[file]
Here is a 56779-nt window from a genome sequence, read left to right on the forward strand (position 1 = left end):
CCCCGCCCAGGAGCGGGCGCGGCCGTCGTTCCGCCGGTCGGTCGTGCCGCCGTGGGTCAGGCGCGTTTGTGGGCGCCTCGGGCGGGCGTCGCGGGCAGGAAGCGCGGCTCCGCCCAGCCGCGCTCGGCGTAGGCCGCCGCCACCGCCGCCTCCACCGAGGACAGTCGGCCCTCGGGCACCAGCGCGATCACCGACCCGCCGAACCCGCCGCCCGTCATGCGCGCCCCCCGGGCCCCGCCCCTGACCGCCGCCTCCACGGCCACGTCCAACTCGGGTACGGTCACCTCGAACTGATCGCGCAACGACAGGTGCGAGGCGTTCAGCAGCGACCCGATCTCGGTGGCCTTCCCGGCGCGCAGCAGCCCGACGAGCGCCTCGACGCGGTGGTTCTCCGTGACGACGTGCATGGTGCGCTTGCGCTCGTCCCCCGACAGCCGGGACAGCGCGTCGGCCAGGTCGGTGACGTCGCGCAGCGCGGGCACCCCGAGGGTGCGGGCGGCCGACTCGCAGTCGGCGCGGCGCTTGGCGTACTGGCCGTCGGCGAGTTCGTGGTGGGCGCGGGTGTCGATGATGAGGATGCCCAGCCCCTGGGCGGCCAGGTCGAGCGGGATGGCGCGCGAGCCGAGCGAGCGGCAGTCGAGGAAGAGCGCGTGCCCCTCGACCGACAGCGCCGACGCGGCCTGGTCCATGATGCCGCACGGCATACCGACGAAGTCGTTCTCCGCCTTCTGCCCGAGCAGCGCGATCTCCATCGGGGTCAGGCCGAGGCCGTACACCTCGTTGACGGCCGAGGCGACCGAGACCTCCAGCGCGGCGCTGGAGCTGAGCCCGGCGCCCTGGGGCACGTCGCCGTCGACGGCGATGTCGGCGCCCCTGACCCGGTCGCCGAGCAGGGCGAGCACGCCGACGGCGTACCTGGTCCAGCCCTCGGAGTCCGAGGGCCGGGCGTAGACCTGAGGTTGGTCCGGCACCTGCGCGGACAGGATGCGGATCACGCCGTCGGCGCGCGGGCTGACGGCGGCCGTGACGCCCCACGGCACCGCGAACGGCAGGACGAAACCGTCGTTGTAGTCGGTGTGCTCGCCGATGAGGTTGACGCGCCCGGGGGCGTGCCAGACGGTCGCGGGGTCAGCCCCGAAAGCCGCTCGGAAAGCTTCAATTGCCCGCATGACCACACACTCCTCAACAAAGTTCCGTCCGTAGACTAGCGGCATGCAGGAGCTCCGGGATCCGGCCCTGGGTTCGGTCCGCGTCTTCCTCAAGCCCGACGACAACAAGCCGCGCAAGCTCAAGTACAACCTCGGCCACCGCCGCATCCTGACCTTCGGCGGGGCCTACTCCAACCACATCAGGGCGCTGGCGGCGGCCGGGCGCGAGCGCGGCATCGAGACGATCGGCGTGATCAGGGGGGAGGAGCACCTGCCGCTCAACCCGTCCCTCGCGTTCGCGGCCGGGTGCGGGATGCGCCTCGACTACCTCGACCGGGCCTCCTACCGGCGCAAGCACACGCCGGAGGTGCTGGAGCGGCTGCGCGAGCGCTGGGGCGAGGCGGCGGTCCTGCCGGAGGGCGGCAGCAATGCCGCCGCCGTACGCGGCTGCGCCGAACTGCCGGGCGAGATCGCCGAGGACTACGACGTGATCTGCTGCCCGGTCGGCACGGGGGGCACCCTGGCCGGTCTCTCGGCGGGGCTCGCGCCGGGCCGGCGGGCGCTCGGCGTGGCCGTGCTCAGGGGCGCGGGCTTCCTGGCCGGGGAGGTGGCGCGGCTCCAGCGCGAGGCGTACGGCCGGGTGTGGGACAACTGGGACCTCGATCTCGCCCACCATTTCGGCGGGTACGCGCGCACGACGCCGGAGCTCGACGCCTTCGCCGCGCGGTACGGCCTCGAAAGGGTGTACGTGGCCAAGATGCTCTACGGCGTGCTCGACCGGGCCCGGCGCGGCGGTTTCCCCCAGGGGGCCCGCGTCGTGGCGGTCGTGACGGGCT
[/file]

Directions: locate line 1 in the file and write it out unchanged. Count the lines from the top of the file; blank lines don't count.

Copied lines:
Here is a 56779-nt window from a genome sequence, read left to right on the forward strand (position 1 = left end):